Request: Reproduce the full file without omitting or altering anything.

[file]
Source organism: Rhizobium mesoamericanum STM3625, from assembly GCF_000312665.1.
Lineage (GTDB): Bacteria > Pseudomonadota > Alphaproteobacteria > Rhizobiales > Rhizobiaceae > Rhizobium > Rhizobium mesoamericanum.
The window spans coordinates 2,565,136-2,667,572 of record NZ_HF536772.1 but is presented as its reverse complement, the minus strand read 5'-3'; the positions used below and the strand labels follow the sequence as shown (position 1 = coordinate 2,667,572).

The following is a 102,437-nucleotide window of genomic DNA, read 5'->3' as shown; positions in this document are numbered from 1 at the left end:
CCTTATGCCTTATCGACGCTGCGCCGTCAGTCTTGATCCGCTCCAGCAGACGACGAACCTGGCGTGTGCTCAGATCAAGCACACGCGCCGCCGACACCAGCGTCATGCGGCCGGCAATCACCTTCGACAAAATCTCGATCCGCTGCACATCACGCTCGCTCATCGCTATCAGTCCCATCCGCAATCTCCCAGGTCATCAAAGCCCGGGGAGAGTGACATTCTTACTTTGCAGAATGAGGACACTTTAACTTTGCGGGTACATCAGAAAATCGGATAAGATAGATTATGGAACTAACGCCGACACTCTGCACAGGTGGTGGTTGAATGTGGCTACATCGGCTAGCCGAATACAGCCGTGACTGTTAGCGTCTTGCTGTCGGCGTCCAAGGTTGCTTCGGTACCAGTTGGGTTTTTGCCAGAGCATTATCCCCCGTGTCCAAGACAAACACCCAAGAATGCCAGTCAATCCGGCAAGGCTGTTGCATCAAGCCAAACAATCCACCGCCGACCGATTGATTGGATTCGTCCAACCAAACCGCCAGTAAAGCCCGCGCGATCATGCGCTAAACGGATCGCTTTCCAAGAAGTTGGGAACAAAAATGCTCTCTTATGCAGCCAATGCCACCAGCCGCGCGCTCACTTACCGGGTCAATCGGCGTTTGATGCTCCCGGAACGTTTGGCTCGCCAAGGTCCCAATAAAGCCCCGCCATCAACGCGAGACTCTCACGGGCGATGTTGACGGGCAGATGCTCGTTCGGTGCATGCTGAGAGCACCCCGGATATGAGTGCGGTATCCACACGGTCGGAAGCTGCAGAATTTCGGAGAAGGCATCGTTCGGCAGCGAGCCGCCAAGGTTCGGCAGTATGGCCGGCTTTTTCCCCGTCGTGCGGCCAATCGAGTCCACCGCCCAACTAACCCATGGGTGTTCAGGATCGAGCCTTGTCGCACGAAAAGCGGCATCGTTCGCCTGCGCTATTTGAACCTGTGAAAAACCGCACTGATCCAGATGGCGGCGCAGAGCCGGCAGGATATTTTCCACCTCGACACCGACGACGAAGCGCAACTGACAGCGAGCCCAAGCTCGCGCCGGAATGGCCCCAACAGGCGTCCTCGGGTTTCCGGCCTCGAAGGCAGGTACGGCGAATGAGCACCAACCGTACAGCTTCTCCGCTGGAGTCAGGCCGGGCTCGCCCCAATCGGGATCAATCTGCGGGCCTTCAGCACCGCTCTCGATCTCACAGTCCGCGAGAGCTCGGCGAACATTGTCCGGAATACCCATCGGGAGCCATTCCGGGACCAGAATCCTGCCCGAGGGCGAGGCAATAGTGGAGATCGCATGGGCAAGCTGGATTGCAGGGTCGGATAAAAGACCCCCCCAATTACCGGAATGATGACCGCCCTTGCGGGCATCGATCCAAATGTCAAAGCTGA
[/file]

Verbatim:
Source organism: Rhizobium mesoamericanum STM3625, from assembly GCF_000312665.1.
Lineage (GTDB): Bacteria > Pseudomonadota > Alphaproteobacteria > Rhizobiales > Rhizobiaceae > Rhizobium > Rhizobium mesoamericanum.
The window spans coordinates 2,565,136-2,667,572 of record NZ_HF536772.1 but is presented as its reverse complement, the minus strand read 5'-3'; the positions used below and the strand labels follow the sequence as shown (position 1 = coordinate 2,667,572).

The following is a 102,437-nucleotide window of genomic DNA, read 5'->3' as shown; positions in this document are numbered from 1 at the left end:
CCTTATGCCTTATCGACGCTGCGCCGTCAGTCTTGATCCGCTCCAGCAGACGACGAACCTGGCGTGTGCTCAGATCAAGCACACGCGCCGCCGACACCAGCGTCATGCGGCCGGCAATCACCTTCGACAAAATCTCGATCCGCTGCACATCACGCTCGCTCATCGCTATCAGTCCCATCCGCAATCTCCCAGGTCATCAAAGCCCGGGGAGAGTGACATTCTTACTTTGCAGAATGAGGACACTTTAACTTTGCGGGTACATCAGAAAATCGGATAAGATAGATTATGGAACTAACGCCGACACTCTGCACAGGTGGTGGTTGAATGTGGCTACATCGGCTAGCCGAATACAGCCGTGACTGTTAGCGTCTTGCTGTCGGCGTCCAAGGTTGCTTCGGTACCAGTTGGGTTTTTGCCAGAGCATTATCCCCCGTGTCCAAGACAAACACCCAAGAATGCCAGTCAATCCGGCAAGGCTGTTGCATCAAGCCAAACAATCCACCGCCGACCGATTGATTGGATTCGTCCAACCAAACCGCCAGTAAAGCCCGCGCGATCATGCGCTAAACGGATCGCTTTCCAAGAAGTTGGGAACAAAAATGCTCTCTTATGCAGCCAATGCCACCAGCCGCGCGCTCACTTACCGGGTCAATCGGCGTTTGATGCTCCCGGAACGTTTGGCTCGCCAAGGTCCCAATAAAGCCCCGCCATCAACGCGAGACTCTCACGGGCGATGTTGACGGGCAGATGCTCGTTCGGTGCATGCTGAGAGCACCCCGGATATGAGTGCGGTATCCACACGGTCGGAAGCTGCAGAATTTCGGAGAAGGCATCGTTCGGCAGCGAGCCGCCAAGGTTCGGCAGTATGGCCGGCTTTTTCCCCGTCGTGCGGCCAATCGAGTCCACCGCCCAACTAACCCATGGGTGTTCAGGATCGAGCCTTGTCGCACGAAAAGCGGCATCGTTCGCCTGCGCTATTTGAACCTGTGAAAAACCGCACTGATCCAGATGGCGGCGCAGAGCCGGCAGGATATTTTCCACCTCGACACCGACGACGAAGCGCAACTGACAGCGAGCCCAAGCTCGCGCCGGAATGGCCCCAACAGGCGTCCTCGGGTTTCCGGCCTCGAAGGCAGGTACGGCGAATGAGCACCAACCGTACAGCTTCTCCGCTGGAGTCAGGCCGGGCTCGCCCCAATCGGGATCAATCTGCGGGCCTTCAGCACCGCTCTCGATCTCACAGTCCGCGAGAGCTCGGCGAACATTGTCCGGAATACCCATCGGGAGCCATTCCGGGACCAGAATCCTGCCCGAGGGCGAGGCAATAGTGGAGATCGCATGGGCAAGCTGGATTGCAGGGTCGGATAAAAGACCCCCCCAATTACCGGAATGATGACCGCCCTTGCGGGCATCGATCCAAATGTCAAAGCTGA